For the World War I buff, the game’s simple off-map system of Allocation markers fills your world with historical detail: Tanks, Alpenkorps, artillery barrages, flamethrowers, poison gas, Krupp guns, Mustapha Kemal, the Royal Air Force, French elan, Rommel’s mountain tactics and Galliéni’s taxicabs… while the great wartime leaders all leave their mark (good or bad!) on history: Bruchmuller, Haig, Hoffmann, Mackensen, Hindenburg and Ludendorff, Rennenkampf and Samsonov, Sarrail, Von Francois, Foch, Brusilov, Nivelle, Plehve, Putnik and Yudenich. All this detail is added without forcing you to remember special rules.

What other WWI games make ruthlessly complex, Death in the Trenches simulates with elegant simplicity. Face-up units are entrenched; face-down units aren’t! Simple as that. Emphasis is on the fun stuff rather than the boring stuff; there is no bean counting of production points, supply rules and strategic redeployment are easy, and in combat there are no complicated terrain modifiers to memorize – those are baked right into the combat die roll."

 Let us first take a look at the components. The heft of the box is pretty good. However, now that so many games, this one included, come with mounted maps this is no longer a variable denoting gaming goodness (it actually may never have been). We grognards were always sucked in by large and heavy boxes. 

 The map has been judiciously set up to give the player the entire European and Near Eastern areas where campaigns took place, and more, on one normal sized map. That the designers were also able to include the turn record track and some other tables, and a subset map of India, is even more impressive. The map, while appearing plain, has an innate beauty, at least to me. The major cities that did and could have been a part of the campaigns are included. It would seem from the amount of area squished into the map that it would lose something in the conversion. However, at eighty miles a hex it seems just perfect for a strategic view of the area. Naturally, with this large of an area depicted you do not get much of the tactical obstacles, or benefits. The map's muted colors seem to match the somber tones that should accompany this war. There is a one sheet mounted map that has the areas in the Pacific, German East Africa, German Cameroon, and German South Africa that were also fought over during the war. This game is one of the very few that depict these areas.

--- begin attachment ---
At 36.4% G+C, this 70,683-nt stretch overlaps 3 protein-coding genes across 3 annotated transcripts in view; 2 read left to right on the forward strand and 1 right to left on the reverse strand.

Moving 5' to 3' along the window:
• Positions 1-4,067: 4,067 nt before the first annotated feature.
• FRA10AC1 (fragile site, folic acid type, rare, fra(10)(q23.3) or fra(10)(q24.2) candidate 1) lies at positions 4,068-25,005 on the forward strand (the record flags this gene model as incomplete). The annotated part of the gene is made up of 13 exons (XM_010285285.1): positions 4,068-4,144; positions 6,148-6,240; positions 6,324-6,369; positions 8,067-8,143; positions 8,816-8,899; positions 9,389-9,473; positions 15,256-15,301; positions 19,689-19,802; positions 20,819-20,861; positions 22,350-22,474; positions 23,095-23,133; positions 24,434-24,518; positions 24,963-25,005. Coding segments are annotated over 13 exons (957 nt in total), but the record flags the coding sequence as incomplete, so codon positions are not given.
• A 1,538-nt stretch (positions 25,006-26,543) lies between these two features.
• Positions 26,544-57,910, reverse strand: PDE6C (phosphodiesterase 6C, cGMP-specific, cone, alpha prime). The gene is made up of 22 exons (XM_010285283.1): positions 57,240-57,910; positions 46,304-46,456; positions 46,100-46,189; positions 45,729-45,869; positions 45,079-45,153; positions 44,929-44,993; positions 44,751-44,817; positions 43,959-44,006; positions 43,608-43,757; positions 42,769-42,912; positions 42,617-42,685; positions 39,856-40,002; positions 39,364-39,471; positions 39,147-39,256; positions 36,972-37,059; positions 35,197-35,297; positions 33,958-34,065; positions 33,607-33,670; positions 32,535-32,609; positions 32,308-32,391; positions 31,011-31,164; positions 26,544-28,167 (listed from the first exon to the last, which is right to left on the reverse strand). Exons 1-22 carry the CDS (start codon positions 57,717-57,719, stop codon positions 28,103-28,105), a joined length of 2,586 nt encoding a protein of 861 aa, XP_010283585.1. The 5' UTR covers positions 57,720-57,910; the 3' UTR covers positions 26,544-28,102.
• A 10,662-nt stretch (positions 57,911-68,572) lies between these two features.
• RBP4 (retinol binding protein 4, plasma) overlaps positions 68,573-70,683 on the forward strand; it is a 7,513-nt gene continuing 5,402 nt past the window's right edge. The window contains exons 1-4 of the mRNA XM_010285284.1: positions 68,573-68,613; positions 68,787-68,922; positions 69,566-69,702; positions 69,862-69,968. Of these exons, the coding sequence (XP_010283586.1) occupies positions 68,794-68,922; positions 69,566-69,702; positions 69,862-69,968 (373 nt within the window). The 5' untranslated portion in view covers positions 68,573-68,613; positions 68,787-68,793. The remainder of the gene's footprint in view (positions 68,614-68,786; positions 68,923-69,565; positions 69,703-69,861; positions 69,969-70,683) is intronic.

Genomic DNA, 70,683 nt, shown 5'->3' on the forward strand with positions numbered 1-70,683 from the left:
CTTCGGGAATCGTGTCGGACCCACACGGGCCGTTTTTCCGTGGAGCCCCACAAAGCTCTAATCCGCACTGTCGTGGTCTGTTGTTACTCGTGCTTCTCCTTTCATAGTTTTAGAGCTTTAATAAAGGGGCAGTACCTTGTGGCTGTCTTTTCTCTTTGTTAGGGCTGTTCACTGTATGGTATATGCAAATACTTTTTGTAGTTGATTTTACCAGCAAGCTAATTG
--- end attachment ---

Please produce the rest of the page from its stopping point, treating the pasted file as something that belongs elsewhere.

The Rulebook is in full color and is twenty-eight pages long. The type is a bit on the small size. The rules go out of their way to explain that this is not your father's wargame. The game rules etc. have been based on Wes Erni's calculations and his WESCOM (the Warfare Equivalency System and Combat Operations Model). I will have more to say about this later in the review. The Events Book is twenty pages long and has a little color but is mostly in black and white. The first few pages are for the game setup. The next few pages are a complete catalog of what is in each hex. I do not remember ever seeing this in a game before and it is a nice touch. The last eleven pages are of all the events that can take place in each year. The game comes with six hard stock Player Aids. There are two fold out Omnibus Markers Track sheets. One is for the Entente and the other for the Central Powers. Then we have two Special event sheets, one for each side, that both have twenty-five events on them. Then there is a Battle Board and an Attacker Battle Chart. Some of the printing on this is also on the small side. Next up, we have four countersheets. These are adorned with the owning country flag on them. They come pre-rounded and easily come out of the sprues. These would be the most colorful part of the game. A few of them also come adorned with ships, artillery, and planes. The package on the whole is one that your game table will be calling for.